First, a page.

The Army National Guard of the United States consists of the "land force" of the United States National Guard, or organized militia, of the several States and Territories, Puerto Rico, Guam, and the District of Columbia, active and inactive, as defined in Title 32, USC Section 101. The Army National Guard is a reserve component of the United States Army. Maintained by the National Guard Bureau, units are under command of the state's governor. An exception to this rule is the D.C Army National Guard; the D.C Army National Guard is under the direction of the President of the United States. When the unit is federalized, the unit falls under the command of the President of the United States.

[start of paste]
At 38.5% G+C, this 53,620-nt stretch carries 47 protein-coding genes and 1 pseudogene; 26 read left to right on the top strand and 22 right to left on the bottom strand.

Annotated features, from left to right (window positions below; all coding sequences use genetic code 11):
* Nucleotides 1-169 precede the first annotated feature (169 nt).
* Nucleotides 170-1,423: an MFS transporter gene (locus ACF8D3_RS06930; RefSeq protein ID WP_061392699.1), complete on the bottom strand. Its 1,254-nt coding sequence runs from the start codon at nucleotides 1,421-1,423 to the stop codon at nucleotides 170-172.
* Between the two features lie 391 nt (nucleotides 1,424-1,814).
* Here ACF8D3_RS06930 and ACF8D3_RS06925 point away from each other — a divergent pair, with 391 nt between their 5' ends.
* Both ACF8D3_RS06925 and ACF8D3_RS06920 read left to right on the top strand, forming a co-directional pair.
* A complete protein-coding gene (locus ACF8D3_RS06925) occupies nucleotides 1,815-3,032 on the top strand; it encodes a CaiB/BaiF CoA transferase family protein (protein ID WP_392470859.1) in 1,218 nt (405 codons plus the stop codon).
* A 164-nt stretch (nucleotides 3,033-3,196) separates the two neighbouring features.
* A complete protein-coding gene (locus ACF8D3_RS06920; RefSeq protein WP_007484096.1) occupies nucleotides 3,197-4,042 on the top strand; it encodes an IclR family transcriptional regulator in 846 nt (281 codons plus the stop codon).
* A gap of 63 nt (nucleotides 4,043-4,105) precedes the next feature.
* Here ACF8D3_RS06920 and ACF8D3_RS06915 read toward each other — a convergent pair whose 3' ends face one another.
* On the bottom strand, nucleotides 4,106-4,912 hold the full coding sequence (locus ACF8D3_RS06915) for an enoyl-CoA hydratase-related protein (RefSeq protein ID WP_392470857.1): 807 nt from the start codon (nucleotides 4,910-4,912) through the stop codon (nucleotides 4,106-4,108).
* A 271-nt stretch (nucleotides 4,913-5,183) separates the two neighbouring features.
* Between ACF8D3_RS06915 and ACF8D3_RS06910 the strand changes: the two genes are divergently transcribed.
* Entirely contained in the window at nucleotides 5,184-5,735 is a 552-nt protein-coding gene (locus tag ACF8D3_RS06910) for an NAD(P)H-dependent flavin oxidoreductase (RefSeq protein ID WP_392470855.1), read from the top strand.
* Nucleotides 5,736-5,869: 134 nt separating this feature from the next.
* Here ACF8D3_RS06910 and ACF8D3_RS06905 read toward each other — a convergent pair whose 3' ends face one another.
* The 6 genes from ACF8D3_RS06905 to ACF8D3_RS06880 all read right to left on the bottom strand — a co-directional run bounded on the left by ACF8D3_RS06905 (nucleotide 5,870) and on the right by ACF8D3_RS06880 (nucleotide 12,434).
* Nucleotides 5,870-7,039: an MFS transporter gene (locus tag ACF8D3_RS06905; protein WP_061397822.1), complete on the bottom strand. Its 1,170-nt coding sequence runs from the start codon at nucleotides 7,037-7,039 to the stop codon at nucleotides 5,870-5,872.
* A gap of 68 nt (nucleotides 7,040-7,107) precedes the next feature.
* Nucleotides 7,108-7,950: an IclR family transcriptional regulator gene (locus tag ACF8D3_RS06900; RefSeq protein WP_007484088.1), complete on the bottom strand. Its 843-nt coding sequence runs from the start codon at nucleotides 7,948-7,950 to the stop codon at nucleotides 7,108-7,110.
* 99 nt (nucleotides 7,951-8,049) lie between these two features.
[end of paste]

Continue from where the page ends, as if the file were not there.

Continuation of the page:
Like the United States Army Reserve, many members usually serve "One weekend a month, two weeks a year", although many members also serve full-time in order to maintain units, and many units have become more active in military operations in recent years.
The Army National Guard is the oldest branch of the U.S. military, tracing its origins back into American colonies as far back as 1636. English colonists needed to protect themselves and drew civilians into organized militias, from which are descended some units of the Massachusetts Army National Guard. The Army National Guard officially received its title in 1798.
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